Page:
Tegucigalpa, Honduras, April 20, 2010
On April 21, in Tegucigalpa, began the seminar "Human Rights and Judicial Independence." International experts that participated in this activity, including the Special Rapporteur of the United Nations on the Independence of Judges and Lawyers, Gabriela Carina Knaul Albuquerque e Silva, pondered upon the weaknesses that currently characterize the Honduran judiciary, as well as the implications this has for the protection of human rights.
The need for the seminar arose from the lack of independence that characterized the behavior of the judiciary during and after the coup of June 28, 2009. The event aims to generate a broad discussion of the importance of judicial independence, which is a fundamental condition for the democratic system. However, this condition is nowadays being threatened in the context of human rights violations, generated by the breakdown of rule of law, as happened during the coup.
"In the judiciary the applicability of the Judicial Career Law is illusory. It is particularly worrying the uniqueness of public tenders to enter the judicial career, which means that the selection and appointment of judges and magistrates are done on a discretionary basis. Similarly, the promotion to a senior position lacks calls for candidates. On the other hand, stability is not guaranteed and often there are removals or cancellations without any just cause, particularly with the judges that are uncomfortable for the administrative hierarchy. All these circumstances directly affect the independence of the judiciary" explained Guillermo López Lone, President of the Association of Judges for Democracy.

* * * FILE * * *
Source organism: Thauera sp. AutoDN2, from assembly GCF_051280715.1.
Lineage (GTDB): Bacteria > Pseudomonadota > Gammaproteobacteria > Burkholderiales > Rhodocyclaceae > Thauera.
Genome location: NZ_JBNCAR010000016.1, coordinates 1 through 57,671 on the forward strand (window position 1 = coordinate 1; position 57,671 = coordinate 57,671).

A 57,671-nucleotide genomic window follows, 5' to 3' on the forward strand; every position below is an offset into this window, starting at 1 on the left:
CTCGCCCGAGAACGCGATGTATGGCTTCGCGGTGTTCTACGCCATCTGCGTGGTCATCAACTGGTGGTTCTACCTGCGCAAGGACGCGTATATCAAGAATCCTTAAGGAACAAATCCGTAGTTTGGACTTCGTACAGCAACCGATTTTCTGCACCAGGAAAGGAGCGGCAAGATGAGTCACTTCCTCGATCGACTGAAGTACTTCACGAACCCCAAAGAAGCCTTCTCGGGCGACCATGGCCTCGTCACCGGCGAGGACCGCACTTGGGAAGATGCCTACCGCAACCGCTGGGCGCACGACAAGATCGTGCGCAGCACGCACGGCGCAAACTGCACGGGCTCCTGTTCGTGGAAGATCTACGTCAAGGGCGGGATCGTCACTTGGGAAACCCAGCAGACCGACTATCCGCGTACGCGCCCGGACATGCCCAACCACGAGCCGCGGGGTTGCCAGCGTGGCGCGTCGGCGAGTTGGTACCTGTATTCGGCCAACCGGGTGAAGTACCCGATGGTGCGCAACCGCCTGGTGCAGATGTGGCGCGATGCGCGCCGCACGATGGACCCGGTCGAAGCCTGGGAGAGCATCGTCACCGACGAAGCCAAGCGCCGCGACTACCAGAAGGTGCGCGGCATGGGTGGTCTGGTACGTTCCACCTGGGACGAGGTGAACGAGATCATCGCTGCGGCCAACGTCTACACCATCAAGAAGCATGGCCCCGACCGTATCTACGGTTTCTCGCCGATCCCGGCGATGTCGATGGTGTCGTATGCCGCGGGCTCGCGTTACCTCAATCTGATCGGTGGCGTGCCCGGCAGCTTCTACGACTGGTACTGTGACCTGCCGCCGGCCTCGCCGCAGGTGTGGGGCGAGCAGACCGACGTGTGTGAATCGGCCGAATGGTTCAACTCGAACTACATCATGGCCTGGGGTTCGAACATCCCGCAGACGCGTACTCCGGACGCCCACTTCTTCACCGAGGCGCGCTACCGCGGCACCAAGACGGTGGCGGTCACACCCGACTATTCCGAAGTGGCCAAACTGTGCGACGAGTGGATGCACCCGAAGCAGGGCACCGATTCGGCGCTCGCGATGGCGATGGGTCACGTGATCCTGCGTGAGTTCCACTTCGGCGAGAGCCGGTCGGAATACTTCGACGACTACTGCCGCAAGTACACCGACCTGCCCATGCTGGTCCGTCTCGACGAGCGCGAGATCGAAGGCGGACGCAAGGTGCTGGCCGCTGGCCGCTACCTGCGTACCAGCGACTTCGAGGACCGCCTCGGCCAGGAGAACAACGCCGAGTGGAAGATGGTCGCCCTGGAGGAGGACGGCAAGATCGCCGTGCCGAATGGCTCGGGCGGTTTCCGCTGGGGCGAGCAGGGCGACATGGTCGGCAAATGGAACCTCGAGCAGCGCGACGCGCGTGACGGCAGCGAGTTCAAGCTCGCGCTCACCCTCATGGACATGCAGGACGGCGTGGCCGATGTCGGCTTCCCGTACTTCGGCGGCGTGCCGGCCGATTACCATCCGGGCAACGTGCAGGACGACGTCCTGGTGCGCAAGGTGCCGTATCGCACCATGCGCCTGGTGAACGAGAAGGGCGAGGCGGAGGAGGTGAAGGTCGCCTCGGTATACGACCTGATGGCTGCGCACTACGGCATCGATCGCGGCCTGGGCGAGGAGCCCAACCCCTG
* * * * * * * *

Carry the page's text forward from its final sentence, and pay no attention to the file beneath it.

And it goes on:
The seminar, which ended on April 23, was organized by the Association of Judges for Democracy (AJD) and the Center for Justice and International Law (CEJIL). Other international experts who participated were Perfecto Andrés Ibañez, Judge of the Supreme Court of Spain; Gerónimo Sansó, Judge of the Court of Appeals of Buenos Aires and President of the Latin American Federation of Judges for Democracy; Luigi Marini, Judge of the Court of Criminal Cassation of Italy; José Pedro Baranita, Member of the Union of Magistrates of the Public Ministry of Portugal; and Luis Guillermo Pérez Casas, Secretary General of the International Federation of Human Rights.
It is expected that at the end of the activity there is a reform proposal to the Judicial Career Law and the Judicial Council, as well as a list of ethical principles of judicial independence that can serve as inputs to state authorities for the reforms needed.
Marcia Aguiluz, CEJIL lawyer, stressed out the importance of addressing this problem to strengthen the judicial body whose proper functioning is vital for the protection of human rights in Honduras. "The independence and impartiality of the judiciary are essential to democratic rule," highlighted the specialist in international law.
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The Center for Justice and International Law (CEJIL) is an advocacy of human rights in the Americas. CEJIL's main objective is to ensure full implementation of international human rights standards in the Member States of the Organization of American States (OAS), through the effective use of the Inter-american human rights system and other international protection mechanisms. CEJIL is a nongovernmental nonprofit with consultative status at the OAS, the Organization of the United Nations (UN) and observer status with the African Commission on Human Rights.